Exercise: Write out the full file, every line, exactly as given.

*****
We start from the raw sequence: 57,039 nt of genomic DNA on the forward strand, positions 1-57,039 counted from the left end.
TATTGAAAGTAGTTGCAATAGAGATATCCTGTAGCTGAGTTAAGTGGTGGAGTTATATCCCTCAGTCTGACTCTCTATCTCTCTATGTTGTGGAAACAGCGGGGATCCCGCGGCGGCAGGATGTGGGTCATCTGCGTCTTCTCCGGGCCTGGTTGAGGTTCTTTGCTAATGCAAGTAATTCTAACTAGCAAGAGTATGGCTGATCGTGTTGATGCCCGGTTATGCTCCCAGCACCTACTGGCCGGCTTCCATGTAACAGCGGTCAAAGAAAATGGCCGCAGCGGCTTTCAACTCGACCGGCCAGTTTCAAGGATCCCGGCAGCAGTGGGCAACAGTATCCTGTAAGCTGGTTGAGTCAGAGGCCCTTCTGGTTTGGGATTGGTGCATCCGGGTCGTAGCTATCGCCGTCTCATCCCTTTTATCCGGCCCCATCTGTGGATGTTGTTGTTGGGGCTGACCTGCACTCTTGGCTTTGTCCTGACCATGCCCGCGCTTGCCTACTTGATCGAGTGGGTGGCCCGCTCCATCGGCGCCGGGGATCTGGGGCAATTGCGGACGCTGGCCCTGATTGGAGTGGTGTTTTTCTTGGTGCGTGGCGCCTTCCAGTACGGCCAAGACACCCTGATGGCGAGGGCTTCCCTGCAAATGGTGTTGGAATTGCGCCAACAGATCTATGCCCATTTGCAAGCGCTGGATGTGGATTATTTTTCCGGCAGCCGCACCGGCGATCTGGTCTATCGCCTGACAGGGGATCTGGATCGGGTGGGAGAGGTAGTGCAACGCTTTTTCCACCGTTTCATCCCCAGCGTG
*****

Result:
We start from the raw sequence: 57,039 nt of genomic DNA on the forward strand, positions 1-57,039 counted from the left end.
TATTGAAAGTAGTTGCAATAGAGATATCCTGTAGCTGAGTTAAGTGGTGGAGTTATATCCCTCAGTCTGACTCTCTATCTCTCTATGTTGTGGAAACAGCGGGGATCCCGCGGCGGCAGGATGTGGGTCATCTGCGTCTTCTCCGGGCCTGGTTGAGGTTCTTTGCTAATGCAAGTAATTCTAACTAGCAAGAGTATGGCTGATCGTGTTGATGCCCGGTTATGCTCCCAGCACCTACTGGCCGGCTTCCATGTAACAGCGGTCAAAGAAAATGGCCGCAGCGGCTTTCAACTCGACCGGCCAGTTTCAAGGATCCCGGCAGCAGTGGGCAACAGTATCCTGTAAGCTGGTTGAGTCAGAGGCCCTTCTGGTTTGGGATTGGTGCATCCGGGTCGTAGCTATCGCCGTCTCATCCCTTTTATCCGGCCCCATCTGTGGATGTTGTTGTTGGGGCTGACCTGCACTCTTGGCTTTGTCCTGACCATGCCCGCGCTTGCCTACTTGATCGAGTGGGTGGCCCGCTCCATCGGCGCCGGGGATCTGGGGCAATTGCGGACGCTGGCCCTGATTGGAGTGGTGTTTTTCTTGGTGCGTGGCGCCTTCCAGTACGGCCAAGACACCCTGATGGCGAGGGCTTCCCTGCAAATGGTGTTGGAATTGCGCCAACAGATCTATGCCCATTTGCAAGCGCTGGATGTGGATTATTTTTCCGGCAGCCGCACCGGCGATCTGGTCTATCGCCTGACAGGGGATCTGGATCGGGTGGGAGAGGTAGTGCAACGCTTTTTCCACCGTTTCATCCCCAGCGTG